Facebook rumours about boy on hospital floor can't be trusted, says editor of newspaper

10 December 2019, 14:57

Jack Williment-Barr was rushed to Leeds General Infirmary with suspected pneumonia on 3 December
Jack Williment-Barr was rushed to Leeds General Infirmary with suspected pneumonia on 3 December. Picture: No credit

By Megan White

The editor of the newspaper which first revealed pictures of a boy laying on the floor of an A&E has defended the story against claims of “fake news.”

A Facebook post claiming the story of four-year-old Jack Williment-Barr, pictured wrapped in a blanket in the corner of Leeds General Infirmary, was fabricated went viral on Monday and proved a major black mark in the Tories' election campaign.

The Yorkshire Evening Post first broke the story on Sunday before the incident received further attention on Monday when Prime Minister Boris Johnson refused to look at the picture when it was shown to him by ITV journalist Joe Pike.

But later that day, a message claiming that a senior nurse at the hospital had discredited the story went viral across Twitter and Facebook.

The copied and pasted message read: "Very interesting. A good friend of mine is a senior nursing sister at Leeds Hospital - the boy shown on the floor by the media was in fact put there by his mother who then took photos on her mobile phone and uploaded it to media outlets before he climbed back onto his trolley."

The woman who wrote the original post claims her Facebook was hacked, and that she has received death threats as a result of being named online as the source.

After a reader contacted him about the claim that the story was fake, James Mitchinson, Johnston Press' editorial director for Yorkshire, tweeted a letter he had sent her outlining the newspaper's processes for verifying the story.

Mr Mitchinson said the paper had “immediately checked the veracity of the assertion with the hospital” and that they had “confirmed the set of circumstances you read in our story were and are correct.”

He added that the newspaper "went to great lengths to establish the story was true", adding: "I would be happy to meet you over a coffee to offer you an explanation as to how sophisticated and corrosive the proliferation of fake news is, and what to do to guard against being conned by it."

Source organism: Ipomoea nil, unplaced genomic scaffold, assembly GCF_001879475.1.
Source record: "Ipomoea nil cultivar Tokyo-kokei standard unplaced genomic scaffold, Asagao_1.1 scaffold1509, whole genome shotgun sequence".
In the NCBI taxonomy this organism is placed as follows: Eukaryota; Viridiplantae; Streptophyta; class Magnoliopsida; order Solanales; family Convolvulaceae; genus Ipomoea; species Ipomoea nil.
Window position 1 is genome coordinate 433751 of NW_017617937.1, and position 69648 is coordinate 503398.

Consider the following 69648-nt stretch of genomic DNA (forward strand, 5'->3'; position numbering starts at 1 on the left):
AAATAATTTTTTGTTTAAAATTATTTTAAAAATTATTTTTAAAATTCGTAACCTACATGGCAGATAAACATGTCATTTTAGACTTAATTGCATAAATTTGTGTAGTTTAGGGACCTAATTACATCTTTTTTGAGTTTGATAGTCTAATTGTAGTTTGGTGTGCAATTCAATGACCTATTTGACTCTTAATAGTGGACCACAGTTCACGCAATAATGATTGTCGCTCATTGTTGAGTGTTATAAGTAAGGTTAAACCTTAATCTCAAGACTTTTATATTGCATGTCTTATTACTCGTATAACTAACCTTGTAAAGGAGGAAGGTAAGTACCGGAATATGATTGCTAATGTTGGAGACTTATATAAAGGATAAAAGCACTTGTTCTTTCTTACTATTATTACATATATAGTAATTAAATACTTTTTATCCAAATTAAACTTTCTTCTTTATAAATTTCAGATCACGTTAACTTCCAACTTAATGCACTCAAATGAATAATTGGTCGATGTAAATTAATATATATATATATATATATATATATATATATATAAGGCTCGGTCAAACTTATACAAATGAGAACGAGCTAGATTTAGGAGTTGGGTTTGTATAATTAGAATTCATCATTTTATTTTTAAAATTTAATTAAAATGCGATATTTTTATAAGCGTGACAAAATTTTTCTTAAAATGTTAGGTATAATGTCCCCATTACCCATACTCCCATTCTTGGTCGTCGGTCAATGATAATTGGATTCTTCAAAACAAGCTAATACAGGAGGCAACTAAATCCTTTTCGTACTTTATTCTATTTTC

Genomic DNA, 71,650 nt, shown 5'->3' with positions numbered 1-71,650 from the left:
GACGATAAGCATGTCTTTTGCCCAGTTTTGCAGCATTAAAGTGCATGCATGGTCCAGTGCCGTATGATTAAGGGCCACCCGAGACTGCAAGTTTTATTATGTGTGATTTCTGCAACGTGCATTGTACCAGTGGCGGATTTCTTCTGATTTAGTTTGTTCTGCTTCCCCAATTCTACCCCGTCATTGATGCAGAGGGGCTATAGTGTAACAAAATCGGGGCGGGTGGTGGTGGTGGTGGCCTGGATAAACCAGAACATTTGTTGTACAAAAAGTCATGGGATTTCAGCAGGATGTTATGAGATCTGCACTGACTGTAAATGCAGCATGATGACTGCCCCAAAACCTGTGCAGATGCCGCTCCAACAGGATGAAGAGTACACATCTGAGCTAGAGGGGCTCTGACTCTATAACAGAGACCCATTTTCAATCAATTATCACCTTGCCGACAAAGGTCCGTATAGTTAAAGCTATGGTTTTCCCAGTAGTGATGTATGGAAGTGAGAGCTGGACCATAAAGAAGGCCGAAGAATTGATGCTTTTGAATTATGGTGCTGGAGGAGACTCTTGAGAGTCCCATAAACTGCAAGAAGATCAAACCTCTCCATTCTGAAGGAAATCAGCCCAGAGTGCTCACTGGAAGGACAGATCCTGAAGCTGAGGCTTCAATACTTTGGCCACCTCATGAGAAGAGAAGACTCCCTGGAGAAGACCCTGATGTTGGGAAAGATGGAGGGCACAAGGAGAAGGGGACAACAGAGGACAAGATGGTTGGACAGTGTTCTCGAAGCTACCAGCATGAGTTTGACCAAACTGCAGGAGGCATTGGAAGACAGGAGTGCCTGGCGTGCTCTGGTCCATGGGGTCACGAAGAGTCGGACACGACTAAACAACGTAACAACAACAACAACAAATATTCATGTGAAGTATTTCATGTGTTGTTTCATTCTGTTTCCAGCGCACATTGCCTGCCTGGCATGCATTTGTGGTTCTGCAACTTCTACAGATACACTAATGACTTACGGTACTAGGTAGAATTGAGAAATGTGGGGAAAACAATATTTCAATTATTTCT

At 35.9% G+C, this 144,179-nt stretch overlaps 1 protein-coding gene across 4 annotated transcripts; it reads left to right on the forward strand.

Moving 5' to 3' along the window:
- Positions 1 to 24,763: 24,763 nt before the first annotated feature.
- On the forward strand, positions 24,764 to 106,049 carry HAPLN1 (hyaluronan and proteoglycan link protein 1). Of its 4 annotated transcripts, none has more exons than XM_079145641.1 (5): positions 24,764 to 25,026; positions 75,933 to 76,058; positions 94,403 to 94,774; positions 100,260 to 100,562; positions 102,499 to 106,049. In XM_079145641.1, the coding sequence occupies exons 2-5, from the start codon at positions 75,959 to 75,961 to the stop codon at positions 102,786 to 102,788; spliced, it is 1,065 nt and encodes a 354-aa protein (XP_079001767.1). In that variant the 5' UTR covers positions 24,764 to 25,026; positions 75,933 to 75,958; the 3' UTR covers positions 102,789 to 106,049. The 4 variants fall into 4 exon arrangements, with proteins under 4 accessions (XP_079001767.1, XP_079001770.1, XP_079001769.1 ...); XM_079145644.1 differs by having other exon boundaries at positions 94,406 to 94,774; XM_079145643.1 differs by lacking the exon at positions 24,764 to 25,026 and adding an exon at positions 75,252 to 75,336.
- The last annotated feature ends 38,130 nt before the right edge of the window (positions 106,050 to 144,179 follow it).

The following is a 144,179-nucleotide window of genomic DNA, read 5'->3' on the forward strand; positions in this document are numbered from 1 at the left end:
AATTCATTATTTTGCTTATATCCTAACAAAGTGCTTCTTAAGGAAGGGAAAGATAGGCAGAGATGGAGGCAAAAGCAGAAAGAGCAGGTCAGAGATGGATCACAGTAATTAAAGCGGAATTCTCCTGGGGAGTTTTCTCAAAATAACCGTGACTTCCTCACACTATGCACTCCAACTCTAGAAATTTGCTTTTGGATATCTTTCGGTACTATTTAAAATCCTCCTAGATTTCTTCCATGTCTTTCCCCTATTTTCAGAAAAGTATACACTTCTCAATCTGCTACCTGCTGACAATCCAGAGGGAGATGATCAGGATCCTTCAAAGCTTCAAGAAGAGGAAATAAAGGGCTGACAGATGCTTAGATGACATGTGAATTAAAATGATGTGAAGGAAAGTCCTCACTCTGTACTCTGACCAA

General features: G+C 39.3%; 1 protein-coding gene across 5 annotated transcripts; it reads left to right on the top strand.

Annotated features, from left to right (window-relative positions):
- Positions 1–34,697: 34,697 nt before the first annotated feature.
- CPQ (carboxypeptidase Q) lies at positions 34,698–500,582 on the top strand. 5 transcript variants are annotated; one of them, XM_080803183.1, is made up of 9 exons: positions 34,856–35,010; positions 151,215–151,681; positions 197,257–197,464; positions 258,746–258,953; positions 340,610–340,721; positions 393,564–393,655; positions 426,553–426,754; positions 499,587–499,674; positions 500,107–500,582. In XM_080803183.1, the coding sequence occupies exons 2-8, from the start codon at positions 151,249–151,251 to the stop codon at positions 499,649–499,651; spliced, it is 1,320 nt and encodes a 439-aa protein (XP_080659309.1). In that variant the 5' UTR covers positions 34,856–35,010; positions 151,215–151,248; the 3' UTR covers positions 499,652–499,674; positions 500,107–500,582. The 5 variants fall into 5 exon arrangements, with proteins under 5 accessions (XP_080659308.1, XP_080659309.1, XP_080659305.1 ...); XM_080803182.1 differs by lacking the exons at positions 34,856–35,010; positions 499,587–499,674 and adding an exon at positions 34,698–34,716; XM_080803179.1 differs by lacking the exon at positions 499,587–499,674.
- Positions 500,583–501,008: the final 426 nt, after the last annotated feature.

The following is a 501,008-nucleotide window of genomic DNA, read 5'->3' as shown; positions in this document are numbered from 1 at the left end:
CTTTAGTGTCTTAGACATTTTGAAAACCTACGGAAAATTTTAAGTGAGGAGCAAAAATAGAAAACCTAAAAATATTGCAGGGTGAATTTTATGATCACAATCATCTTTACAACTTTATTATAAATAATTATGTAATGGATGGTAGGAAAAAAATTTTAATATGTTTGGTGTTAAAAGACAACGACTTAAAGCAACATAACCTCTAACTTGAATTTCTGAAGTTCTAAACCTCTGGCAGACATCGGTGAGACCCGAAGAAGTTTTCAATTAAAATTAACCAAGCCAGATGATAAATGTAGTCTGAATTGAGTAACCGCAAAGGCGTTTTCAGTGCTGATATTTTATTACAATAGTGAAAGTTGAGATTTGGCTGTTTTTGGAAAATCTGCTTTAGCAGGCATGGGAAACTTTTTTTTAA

"I do hope we are not too late to help people like her, so unfairly manipulated and discombobulated by cynical social media messaging driven by dark forces," he said.

The story also hit headlines on Monday evening amid claims that a Labour activist had punched a Tory adviser outside the hospital, which turned out not to be true.

ITV Political Editor Robert Peston and BBC Political Editor Laura Kuenssberg were both forced to apologise after tweeting the claims, which came from “senior Tory sources.”

While it is difficult to verify the original source of the attempts to discredit the photo, researchers at anti-disinformation group First Draft found several hundred copies of the message across Facebook and Twitter, including shares by prominent celebrities and journalists.

Alastair Reid, digital editor at First Draft, told PA: "Both on Facebook and Twitter we've seen a concerted effort to put this claim in front of as many people as possible.

"On Twitter that has meant accounts have been contacting celebrities, athletes, journalists and politicians and telling them to share it. On Facebook we have seen the same paragraph of text pushed into pro-Brexit and pro-Conservative Facebook groups again and again and again."

However, he urged people to steer clear of talk of "bots" - or automated accounts - driving the conversation.

"At this stage it's very difficult to say whether there is any automated or co-ordinated activity and it's better not to jump to conclusions," he added.

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